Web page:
What is risk and how should it be evaluated? What is the data that should be reviewed to determine if an increase in sales is based on unethical or even illegal behavior? Finally, what happens when you migrate company personnel who have been involved in such illegal or unethical behavior to other locations, does their nefarious conduct spread throughout the organization or is it curtailed? In this episode Matt Kelly and I explore some of these questions and others.
Every Chief Compliance Officer (CCO) and compliance practitioner understands that the sales side of a business is where the highest risk is located because that is most generally the side of the business which generates the most money and potential profit. Yet looking at sales numbers are not something which compliance professionals will generally have access to as a part of a compliance program.
Sales spikes in low performing regions can and should be reviewed by a wide variety of disciplines within an organization, including compliance. One would think that companies would want to know and understand the reasons for any sales increase so that it could be determined if such strategies might work in other areas of a company’s operations. This is true for the compliance function as well. As far back as the December 2012, in the Eli Lilly Foreign Corrupt Practices Act (FCPA) enforcement action brought by the Securities and Exchange Commission (SEC), I raised the issue that a dramatic sales increase should be reviewed by compliance to determine if there were any corruption issues involved. This same logic works for sales in the US over products as benign as debit cards. Moreover, if you consider whether the issue should be reviewed by a Board of Directors, it certainly would be material for one state region going from worst to first in sales.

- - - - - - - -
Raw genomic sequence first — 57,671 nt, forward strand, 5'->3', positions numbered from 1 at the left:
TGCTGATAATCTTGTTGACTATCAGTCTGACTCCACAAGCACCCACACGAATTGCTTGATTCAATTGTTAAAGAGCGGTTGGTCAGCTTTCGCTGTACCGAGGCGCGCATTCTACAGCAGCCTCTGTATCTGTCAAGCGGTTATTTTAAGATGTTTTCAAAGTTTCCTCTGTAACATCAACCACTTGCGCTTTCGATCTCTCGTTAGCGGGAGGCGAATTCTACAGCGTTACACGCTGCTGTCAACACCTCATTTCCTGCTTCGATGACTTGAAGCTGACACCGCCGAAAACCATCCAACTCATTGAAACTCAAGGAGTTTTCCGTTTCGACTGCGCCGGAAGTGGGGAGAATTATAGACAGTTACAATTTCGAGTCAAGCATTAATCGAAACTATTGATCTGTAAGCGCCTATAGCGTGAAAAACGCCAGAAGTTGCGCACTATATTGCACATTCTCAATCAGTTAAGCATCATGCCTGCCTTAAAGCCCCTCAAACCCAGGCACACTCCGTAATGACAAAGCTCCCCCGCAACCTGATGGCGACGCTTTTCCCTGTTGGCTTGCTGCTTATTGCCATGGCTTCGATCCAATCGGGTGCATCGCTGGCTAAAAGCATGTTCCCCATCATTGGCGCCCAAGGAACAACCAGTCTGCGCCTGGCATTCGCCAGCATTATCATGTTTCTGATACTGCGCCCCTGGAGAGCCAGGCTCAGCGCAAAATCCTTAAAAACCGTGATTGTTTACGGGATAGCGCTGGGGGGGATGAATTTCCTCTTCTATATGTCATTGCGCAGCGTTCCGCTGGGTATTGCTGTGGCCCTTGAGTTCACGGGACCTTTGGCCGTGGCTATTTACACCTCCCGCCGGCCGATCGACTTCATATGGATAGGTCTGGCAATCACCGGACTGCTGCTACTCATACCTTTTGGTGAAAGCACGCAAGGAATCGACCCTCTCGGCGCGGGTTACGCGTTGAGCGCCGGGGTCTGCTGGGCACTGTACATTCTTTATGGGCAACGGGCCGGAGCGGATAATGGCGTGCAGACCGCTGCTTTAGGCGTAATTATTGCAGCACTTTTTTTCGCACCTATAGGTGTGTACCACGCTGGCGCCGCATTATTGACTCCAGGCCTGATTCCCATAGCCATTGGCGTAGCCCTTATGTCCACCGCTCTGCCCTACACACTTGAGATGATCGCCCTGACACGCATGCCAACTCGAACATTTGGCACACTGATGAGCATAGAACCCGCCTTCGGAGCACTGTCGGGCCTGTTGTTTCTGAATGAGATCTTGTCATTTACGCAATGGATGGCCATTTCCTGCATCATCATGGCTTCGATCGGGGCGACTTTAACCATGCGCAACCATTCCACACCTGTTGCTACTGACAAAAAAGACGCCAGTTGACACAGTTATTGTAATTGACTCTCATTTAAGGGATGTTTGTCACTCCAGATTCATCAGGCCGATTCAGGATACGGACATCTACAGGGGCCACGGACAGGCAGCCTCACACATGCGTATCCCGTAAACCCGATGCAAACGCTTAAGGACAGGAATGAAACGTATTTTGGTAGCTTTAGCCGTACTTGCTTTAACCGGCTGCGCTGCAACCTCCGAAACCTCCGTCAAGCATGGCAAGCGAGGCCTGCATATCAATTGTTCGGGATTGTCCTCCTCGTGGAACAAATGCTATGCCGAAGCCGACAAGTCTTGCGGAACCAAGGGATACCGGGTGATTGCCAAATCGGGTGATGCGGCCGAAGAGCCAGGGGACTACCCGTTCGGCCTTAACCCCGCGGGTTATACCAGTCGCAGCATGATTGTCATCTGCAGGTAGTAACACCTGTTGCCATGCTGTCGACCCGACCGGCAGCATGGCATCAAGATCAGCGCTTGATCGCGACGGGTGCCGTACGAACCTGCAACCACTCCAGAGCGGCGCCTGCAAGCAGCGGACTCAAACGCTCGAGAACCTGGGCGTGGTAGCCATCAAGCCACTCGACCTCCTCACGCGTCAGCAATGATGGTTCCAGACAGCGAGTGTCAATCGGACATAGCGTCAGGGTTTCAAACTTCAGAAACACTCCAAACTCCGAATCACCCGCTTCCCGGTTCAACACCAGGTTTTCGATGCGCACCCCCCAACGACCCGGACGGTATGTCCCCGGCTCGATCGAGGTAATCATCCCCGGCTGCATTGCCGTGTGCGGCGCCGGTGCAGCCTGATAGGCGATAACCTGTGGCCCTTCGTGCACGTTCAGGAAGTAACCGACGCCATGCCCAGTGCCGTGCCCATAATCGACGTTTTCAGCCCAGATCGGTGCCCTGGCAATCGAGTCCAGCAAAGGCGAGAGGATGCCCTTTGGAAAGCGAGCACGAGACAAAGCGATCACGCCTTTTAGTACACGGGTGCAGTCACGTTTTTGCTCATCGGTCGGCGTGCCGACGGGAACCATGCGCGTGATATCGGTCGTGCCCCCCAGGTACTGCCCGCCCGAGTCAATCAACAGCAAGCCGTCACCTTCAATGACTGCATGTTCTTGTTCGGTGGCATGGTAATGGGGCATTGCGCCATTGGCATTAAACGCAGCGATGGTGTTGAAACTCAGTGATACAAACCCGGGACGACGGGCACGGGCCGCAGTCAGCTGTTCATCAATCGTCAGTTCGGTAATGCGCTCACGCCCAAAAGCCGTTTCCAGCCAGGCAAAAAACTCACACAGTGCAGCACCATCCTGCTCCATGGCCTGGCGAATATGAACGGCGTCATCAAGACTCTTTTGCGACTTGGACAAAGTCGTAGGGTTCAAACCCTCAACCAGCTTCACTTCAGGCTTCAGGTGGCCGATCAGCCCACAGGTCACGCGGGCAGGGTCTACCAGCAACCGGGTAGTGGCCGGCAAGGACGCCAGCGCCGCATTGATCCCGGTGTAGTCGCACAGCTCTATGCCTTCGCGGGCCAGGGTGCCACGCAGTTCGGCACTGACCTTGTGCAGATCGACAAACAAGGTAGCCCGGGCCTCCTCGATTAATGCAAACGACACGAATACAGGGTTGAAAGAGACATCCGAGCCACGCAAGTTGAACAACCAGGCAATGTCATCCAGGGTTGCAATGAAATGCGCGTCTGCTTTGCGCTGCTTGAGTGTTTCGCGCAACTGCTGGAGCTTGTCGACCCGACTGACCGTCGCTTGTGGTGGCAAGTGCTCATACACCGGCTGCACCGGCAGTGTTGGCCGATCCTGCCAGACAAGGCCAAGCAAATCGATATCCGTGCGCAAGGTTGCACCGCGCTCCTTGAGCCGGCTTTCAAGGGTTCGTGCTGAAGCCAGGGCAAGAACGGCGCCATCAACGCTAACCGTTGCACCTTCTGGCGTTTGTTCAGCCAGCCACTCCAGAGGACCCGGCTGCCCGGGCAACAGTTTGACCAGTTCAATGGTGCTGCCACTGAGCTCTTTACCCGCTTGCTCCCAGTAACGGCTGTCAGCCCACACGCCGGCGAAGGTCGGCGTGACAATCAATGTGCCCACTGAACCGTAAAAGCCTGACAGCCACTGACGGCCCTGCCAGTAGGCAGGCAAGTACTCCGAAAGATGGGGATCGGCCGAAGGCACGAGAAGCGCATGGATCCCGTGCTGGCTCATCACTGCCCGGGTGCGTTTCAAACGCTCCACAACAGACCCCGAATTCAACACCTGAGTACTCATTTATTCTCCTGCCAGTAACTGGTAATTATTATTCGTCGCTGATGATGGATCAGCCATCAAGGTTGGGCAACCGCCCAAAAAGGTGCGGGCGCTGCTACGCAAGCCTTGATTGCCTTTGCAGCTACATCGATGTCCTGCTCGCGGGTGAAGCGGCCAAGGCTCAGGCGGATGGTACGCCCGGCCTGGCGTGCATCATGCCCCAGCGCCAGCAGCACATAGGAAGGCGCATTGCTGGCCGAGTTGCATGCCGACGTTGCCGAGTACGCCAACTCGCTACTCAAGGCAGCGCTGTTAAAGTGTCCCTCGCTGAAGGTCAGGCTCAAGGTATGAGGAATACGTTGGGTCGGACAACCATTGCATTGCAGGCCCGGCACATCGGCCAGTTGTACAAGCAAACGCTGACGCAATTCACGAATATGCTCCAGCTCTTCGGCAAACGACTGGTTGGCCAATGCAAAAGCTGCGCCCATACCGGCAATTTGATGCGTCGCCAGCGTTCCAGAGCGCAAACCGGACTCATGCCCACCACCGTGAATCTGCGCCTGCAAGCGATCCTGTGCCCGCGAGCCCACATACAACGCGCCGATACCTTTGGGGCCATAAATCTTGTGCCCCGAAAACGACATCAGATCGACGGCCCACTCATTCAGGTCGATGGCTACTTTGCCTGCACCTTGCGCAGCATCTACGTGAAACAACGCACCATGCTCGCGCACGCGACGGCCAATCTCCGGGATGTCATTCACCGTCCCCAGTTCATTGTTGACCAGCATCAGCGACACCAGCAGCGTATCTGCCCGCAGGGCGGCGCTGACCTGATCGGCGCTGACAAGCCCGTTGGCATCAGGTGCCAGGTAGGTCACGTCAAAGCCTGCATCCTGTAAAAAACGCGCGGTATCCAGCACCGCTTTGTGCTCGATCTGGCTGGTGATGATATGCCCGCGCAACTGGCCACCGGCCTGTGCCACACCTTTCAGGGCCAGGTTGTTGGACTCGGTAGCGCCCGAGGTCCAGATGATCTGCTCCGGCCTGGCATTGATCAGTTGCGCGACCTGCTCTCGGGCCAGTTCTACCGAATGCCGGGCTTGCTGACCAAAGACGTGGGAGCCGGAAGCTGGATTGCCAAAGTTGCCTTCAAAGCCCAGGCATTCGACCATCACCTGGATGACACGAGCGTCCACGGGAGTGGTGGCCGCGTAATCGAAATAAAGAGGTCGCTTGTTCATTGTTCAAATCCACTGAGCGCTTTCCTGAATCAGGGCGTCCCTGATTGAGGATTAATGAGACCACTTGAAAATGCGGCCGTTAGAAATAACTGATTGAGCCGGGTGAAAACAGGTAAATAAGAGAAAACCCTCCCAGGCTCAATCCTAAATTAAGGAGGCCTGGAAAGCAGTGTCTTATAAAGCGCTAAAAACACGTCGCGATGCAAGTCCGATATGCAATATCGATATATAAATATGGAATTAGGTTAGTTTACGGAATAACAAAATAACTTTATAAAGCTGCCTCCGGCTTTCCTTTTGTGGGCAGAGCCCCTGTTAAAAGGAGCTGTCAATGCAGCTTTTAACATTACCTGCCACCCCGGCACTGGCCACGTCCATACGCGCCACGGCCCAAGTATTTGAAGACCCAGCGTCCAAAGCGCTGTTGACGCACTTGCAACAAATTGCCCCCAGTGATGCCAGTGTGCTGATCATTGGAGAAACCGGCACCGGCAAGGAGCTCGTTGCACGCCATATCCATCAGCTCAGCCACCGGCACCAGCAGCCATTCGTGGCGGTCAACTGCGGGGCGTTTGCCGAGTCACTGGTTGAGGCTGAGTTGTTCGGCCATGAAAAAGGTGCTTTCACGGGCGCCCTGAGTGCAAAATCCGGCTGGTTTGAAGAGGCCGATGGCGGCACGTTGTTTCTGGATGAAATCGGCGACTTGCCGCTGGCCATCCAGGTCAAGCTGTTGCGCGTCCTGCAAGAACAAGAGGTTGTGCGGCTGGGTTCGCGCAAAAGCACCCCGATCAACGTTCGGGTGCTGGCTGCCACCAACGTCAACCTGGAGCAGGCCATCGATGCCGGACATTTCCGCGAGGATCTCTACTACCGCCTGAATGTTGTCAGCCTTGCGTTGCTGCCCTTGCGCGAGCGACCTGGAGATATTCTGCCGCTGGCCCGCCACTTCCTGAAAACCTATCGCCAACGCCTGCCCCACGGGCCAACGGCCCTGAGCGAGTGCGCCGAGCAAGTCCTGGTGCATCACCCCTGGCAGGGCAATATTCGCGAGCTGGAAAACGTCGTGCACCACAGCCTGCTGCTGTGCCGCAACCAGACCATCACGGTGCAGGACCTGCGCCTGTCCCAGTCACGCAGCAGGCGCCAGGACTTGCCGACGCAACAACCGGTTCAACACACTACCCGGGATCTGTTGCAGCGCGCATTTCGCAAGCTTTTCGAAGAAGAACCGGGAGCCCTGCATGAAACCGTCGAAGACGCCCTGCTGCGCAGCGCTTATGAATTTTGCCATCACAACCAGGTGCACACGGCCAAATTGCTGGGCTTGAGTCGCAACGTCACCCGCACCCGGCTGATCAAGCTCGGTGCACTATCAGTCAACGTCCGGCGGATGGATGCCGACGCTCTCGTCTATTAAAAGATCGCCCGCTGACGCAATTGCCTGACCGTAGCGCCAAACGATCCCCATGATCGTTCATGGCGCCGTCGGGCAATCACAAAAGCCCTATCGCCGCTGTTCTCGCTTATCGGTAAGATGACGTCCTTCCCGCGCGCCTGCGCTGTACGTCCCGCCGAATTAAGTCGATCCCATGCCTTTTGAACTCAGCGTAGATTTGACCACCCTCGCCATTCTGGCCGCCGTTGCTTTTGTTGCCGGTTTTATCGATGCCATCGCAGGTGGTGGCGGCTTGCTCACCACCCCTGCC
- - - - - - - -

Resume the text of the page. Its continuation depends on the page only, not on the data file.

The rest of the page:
One CCO told me that every time he hears an employee who wins a sales award for making numbers wildly far above plan, he wonders what might have led to such remarkable attainment. Sales spikes is data that increasingly becomes more important for compliance to consider. Just as the Key Energy FCPA enforcement specifically mentioned transaction monitoring around massive increases in gift giving in a geographic region where sales had spiked.
Why transaction monitoring is critical to fulfill the detect and prevent prongs of a compliance program.Click to tweet